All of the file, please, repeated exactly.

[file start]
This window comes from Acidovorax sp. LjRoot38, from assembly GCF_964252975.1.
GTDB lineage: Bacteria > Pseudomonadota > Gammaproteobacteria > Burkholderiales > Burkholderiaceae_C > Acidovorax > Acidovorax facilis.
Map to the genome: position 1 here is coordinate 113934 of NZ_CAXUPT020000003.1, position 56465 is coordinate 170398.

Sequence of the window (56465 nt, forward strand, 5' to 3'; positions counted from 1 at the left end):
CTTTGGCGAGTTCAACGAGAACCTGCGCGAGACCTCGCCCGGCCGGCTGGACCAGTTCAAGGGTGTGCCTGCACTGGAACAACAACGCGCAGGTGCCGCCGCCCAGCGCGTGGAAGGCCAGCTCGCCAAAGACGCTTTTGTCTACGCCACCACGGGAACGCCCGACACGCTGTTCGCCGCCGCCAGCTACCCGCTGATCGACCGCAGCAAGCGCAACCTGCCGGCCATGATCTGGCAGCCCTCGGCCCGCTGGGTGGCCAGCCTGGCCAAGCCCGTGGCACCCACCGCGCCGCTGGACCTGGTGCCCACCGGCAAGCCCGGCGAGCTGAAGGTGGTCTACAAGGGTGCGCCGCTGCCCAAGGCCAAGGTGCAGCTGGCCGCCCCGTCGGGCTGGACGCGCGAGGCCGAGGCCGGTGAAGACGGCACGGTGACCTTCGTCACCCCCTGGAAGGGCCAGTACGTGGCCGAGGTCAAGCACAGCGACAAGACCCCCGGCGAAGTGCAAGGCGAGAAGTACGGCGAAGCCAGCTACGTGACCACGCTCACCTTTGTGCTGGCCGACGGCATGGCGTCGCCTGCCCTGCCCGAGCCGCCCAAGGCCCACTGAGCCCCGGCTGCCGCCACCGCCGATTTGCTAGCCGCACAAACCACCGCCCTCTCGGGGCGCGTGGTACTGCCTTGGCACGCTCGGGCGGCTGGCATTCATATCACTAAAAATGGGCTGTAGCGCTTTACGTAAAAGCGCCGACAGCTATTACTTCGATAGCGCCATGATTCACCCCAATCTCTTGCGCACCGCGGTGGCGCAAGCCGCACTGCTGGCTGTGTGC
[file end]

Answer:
This window comes from Acidovorax sp. LjRoot38, from assembly GCF_964252975.1.
GTDB lineage: Bacteria > Pseudomonadota > Gammaproteobacteria > Burkholderiales > Burkholderiaceae_C > Acidovorax > Acidovorax facilis.
Map to the genome: position 1 here is coordinate 113934 of NZ_CAXUPT020000003.1, position 56465 is coordinate 170398.

Sequence of the window (56465 nt, forward strand, 5' to 3'; positions counted from 1 at the left end):
CTTTGGCGAGTTCAACGAGAACCTGCGCGAGACCTCGCCCGGCCGGCTGGACCAGTTCAAGGGTGTGCCTGCACTGGAACAACAACGCGCAGGTGCCGCCGCCCAGCGCGTGGAAGGCCAGCTCGCCAAAGACGCTTTTGTCTACGCCACCACGGGAACGCCCGACACGCTGTTCGCCGCCGCCAGCTACCCGCTGATCGACCGCAGCAAGCGCAACCTGCCGGCCATGATCTGGCAGCCCTCGGCCCGCTGGGTGGCCAGCCTGGCCAAGCCCGTGGCACCCACCGCGCCGCTGGACCTGGTGCCCACCGGCAAGCCCGGCGAGCTGAAGGTGGTCTACAAGGGTGCGCCGCTGCCCAAGGCCAAGGTGCAGCTGGCCGCCCCGTCGGGCTGGACGCGCGAGGCCGAGGCCGGTGAAGACGGCACGGTGACCTTCGTCACCCCCTGGAAGGGCCAGTACGTGGCCGAGGTCAAGCACAGCGACAAGACCCCCGGCGAAGTGCAAGGCGAGAAGTACGGCGAAGCCAGCTACGTGACCACGCTCACCTTTGTGCTGGCCGACGGCATGGCGTCGCCTGCCCTGCCCGAGCCGCCCAAGGCCCACTGAGCCCCGGCTGCCGCCACCGCCGATTTGCTAGCCGCACAAACCACCGCCCTCTCGGGGCGCGTGGTACTGCCTTGGCACGCTCGGGCGGCTGGCATTCATATCACTAAAAATGGGCTGTAGCGCTTTACGTAAAAGCGCCGACAGCTATTACTTCGATAGCGCCATGATTCACCCCAATCTCTTGCGCACCGCGGTGGCGCAAGCCGCACTGCTGGCTGTGTGC